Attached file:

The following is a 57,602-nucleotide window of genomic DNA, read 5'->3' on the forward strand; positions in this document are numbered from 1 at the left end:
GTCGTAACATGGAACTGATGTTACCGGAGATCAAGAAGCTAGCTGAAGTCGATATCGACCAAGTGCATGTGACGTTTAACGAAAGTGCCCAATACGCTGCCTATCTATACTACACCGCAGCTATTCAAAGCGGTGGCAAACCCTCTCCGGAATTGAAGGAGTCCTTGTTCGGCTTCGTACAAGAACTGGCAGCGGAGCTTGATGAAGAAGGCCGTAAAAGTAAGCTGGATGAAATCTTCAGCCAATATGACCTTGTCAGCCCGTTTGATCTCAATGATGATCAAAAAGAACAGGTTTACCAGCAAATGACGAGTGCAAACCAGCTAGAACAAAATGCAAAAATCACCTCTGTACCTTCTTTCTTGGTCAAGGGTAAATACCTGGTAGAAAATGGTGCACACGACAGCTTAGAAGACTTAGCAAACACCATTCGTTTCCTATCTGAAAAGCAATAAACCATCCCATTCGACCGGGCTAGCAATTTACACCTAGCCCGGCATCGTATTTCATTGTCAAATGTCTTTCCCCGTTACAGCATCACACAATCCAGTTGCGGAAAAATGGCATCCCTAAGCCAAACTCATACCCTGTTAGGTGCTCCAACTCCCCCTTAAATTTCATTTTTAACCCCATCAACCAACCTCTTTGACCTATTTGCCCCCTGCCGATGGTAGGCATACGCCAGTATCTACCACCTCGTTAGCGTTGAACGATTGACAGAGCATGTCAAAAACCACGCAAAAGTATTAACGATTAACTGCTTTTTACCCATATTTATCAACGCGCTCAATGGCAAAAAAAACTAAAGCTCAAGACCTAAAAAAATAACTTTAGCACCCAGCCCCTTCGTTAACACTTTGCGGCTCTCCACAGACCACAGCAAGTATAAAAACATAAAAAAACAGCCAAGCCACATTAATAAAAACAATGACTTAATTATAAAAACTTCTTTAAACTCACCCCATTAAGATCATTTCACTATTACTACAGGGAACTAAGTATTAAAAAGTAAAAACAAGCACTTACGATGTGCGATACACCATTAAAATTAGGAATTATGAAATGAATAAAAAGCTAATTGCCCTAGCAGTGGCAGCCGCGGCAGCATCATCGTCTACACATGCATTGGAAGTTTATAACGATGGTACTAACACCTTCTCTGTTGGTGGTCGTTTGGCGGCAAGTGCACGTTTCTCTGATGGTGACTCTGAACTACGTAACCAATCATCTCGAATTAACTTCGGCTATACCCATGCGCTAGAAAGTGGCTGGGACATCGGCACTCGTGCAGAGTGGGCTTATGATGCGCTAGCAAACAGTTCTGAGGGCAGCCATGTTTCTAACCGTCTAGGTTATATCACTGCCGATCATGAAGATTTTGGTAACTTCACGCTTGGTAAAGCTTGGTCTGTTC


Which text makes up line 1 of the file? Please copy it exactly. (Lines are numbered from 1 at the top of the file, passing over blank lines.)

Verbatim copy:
The following is a 57,602-nucleotide window of genomic DNA, read 5'->3' on the forward strand; positions in this document are numbered from 1 at the left end: